Skip to main Content
Rural Alaska

High hopes for new Cold Bay medical clinic

  • Author: Jillian Rogers
  • Updated: September 29, 2016
  • Published October 13, 2013

New medical faclities for the Alaska Peninsula community of Cold Bay could be under construction as soon as 2015, now that design and cost estimates are almost completed.

The new clinic will provide emergency and primary care for residents of Cold Bay, False Pass, Nelson Lagoon and other surrounding villages. Cold Bay also serves as the regional center for air transportation on the Peninsula and Aleutian Chain, and has the third longest public runway in Alaska. The village frequently serves as the medical evacuation center in emergency situations, transferring patients from neighboring villages and the Bering Sea commercial fishing fleet to Anchorage or Seattle.

Currently, the Anna Livingston Memorial Clinic in Cold Bay is the facility that facilitates these medevacs and offers primary care, but the facility, built in 1983 of Styrofoam and concrete has "exceeded its useful life," said Anne Bailey, the development coordinator for the Aleutians East Borough.

Besides the sound issues that require staff to play white noise to ensure privacy, the roofs flops around in high wind, forcing staff at times to leave the building.

The condition of the clinic actually deters residents from utilizing it as a primary care facility, wrote Bailey in a report.

Along with the deteriorating structure, the equipment used is outdated, up to 30 years old. The x-ray machine was first put into use in 1983.

"Having an updated x-ray machine, as well as other equipment, will increase the health care provider's ability to offer the necessary care to patients with the best equipment available," Bailey said.

Temporary fixes to the current clinic have proven difficult, if not impossible, because the building is in a "restricted visibility zone" deemed such by the Federal Aviation Administration. The restriction prohibits repairs, especially to the roof, and, if the FAA decides to enforce all the regulations, the health clinic would have be relocated. Without a new facility to move into, said Bailey, patients would be left out in the cold, with no medical facility in the town.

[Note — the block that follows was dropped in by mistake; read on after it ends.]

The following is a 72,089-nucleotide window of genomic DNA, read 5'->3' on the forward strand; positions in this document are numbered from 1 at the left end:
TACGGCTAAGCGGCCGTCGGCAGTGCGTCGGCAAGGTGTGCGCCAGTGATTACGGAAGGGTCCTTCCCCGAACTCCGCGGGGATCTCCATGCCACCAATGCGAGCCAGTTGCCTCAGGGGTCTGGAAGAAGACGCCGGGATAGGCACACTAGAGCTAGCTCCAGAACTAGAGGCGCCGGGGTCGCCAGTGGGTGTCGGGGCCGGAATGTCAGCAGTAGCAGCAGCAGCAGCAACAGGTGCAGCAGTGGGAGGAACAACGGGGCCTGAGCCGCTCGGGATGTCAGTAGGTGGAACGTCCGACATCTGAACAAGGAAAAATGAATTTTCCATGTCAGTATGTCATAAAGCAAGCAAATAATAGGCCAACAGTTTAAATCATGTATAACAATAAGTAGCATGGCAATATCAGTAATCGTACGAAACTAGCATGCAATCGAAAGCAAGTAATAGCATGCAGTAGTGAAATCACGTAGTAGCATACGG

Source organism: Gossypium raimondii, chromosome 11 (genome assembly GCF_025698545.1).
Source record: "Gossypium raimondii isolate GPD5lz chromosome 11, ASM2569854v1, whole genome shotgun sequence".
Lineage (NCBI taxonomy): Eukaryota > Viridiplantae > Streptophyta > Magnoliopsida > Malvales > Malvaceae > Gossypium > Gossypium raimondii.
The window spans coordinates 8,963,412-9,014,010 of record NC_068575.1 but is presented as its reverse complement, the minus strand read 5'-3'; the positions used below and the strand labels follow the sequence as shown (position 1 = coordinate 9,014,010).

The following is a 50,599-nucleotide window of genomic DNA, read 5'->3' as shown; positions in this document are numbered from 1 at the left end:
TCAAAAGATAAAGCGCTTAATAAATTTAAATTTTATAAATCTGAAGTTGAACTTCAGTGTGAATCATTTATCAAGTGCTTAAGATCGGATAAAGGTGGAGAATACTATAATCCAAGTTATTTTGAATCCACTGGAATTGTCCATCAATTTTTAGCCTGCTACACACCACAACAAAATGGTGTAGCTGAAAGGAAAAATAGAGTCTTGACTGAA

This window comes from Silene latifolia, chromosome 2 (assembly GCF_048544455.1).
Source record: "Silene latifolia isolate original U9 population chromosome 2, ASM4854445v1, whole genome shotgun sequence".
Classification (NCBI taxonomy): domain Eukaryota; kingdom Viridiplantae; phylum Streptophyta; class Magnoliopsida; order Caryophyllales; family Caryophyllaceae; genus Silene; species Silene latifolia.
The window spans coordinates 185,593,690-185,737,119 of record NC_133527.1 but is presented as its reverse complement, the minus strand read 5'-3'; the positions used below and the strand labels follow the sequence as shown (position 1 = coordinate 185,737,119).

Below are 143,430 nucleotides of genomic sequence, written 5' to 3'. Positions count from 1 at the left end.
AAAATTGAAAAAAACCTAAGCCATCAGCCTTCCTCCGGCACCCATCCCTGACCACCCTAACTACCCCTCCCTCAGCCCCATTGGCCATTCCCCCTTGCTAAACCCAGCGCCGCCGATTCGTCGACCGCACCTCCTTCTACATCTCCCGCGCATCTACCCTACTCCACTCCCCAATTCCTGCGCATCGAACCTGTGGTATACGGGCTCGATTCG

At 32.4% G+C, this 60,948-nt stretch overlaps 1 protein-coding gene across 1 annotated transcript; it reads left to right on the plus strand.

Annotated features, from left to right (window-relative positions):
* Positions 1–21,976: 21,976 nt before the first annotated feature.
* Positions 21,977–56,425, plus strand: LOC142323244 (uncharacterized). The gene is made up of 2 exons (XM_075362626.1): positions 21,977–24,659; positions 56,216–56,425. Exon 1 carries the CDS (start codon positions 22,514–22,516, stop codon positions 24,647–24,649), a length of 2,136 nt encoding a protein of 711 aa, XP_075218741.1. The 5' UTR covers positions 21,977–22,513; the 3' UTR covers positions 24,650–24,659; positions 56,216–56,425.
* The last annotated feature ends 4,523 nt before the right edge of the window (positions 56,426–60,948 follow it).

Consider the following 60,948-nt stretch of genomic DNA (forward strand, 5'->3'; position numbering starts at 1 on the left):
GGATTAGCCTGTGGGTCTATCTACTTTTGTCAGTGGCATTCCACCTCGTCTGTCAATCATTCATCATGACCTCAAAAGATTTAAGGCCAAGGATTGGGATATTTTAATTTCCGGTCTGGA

"They're just going to make it work for the time being," said AEB administrator Rick Gifford of the current clinic. "We're still working on funding for construction."

The new 3,640 square-foot facility, will house a heated ambulance bay, trauma room, exam rooms, x-ray capability, laboratory, morgue and pharmacy area along with other, non-clinical spaces.

"The AEB, City of Cold Bay and Eastern Aleutian Tribes recognize the shortcomings of the current facility and have formed a partnership to develop a design and to construct a new facility in Cold Bay," wrote Bailey.

The group received money from the Denali Commission in the spring of 2012 and got money to produce a design. Larsen Consulting Group was hired to complete that design.

Currently, the 95 percent design and a $4,800,000 cost estimate (this estimate is for the 65 percent design) ... has been completed.

Gifford and Bailey were optimistic that the final, fully completed design and cost estimate would be finished in the coming weeks.

"As far as I know Cold Bay supports it," said Gifford, adding that even for non-residents on their way to Anchorage for medical attention, a new clinic would be "a nice place to be taken care of until the flight out."

The site for the new clinic is on a lot leased by the state close to the site of the future apron to make transporting patients awaiting medevac easier.

From 2009 to 2011, the Cold Bay clinic was involved in 45 various medevac situations.

This article was originally published in The Bristol Bay Times and is reprinted here with permission.

For more newsletters click here

Local news matters.

Support independent, local journalism in Alaska.